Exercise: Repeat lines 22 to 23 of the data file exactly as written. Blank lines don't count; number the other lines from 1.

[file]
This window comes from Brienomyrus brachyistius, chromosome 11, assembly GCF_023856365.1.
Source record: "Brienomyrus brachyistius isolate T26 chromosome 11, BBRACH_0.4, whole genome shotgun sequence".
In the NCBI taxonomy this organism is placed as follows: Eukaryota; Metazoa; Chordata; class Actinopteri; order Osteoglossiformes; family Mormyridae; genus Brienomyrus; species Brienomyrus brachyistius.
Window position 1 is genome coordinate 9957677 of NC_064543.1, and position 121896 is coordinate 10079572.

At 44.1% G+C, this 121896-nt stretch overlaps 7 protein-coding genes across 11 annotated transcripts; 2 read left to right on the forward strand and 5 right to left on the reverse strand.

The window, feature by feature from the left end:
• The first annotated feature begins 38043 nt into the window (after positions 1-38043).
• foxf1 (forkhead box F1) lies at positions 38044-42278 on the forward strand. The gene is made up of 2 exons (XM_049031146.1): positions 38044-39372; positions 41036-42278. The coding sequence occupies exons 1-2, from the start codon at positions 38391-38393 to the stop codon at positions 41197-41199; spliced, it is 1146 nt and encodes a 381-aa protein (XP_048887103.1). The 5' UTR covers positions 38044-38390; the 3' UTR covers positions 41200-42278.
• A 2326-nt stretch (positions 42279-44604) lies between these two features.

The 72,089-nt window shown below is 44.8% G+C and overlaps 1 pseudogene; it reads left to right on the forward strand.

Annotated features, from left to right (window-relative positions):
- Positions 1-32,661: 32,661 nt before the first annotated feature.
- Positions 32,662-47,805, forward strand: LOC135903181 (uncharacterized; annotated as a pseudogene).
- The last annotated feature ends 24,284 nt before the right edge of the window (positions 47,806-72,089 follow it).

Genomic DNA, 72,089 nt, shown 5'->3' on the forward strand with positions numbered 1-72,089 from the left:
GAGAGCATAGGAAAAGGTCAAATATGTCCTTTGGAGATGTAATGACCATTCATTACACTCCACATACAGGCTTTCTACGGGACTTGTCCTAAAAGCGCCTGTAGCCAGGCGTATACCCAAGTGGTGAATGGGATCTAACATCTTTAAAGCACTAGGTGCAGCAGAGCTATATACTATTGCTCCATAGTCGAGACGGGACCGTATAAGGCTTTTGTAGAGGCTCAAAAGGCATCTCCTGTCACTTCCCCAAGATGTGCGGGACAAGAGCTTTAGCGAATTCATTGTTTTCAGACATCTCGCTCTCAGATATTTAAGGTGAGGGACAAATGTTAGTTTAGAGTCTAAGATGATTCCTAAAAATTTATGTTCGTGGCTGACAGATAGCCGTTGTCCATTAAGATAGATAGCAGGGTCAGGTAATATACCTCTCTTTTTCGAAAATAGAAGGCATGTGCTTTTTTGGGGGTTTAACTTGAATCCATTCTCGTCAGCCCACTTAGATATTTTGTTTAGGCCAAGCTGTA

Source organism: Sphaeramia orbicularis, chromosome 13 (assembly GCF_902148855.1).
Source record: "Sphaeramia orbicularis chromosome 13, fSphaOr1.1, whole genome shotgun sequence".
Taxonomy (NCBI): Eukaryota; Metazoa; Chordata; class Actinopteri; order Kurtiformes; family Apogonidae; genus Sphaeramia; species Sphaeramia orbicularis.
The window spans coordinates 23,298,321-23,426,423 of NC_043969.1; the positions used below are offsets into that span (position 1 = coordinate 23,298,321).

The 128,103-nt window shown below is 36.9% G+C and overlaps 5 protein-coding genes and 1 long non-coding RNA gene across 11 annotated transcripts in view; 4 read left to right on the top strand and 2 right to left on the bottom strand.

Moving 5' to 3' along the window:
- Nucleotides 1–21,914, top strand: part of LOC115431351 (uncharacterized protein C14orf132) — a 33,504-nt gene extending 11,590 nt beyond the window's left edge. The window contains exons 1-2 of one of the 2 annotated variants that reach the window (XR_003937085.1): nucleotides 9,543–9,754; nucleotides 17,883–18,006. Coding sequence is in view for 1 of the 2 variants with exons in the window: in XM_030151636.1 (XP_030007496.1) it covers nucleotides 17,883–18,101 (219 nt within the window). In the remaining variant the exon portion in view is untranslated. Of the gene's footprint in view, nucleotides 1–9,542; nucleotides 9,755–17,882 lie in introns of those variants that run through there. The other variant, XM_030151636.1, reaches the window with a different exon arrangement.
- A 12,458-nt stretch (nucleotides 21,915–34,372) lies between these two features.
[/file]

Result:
Moving 5' to 3' along the window:
- Nucleotides 1–21,914, top strand: part of LOC115431351 (uncharacterized protein C14orf132) — a 33,504-nt gene extending 11,590 nt beyond the window's left edge. The window contains exons 1-2 of one of the 2 annotated variants that reach the window (XR_003937085.1): nucleotides 9,543–9,754; nucleotides 17,883–18,006. Coding sequence is in view for 1 of the 2 variants with exons in the window: in XM_030151636.1 (XP_030007496.1) it covers nucleotides 17,883–18,101 (219 nt within the window). In the remaining variant the exon portion in view is untranslated. Of the gene's footprint in view, nucleotides 1–9,542; nucleotides 9,755–17,882 lie in introns of those variants that run through there. The other variant, XM_030151636.1, reaches the window with a different exon arrangement.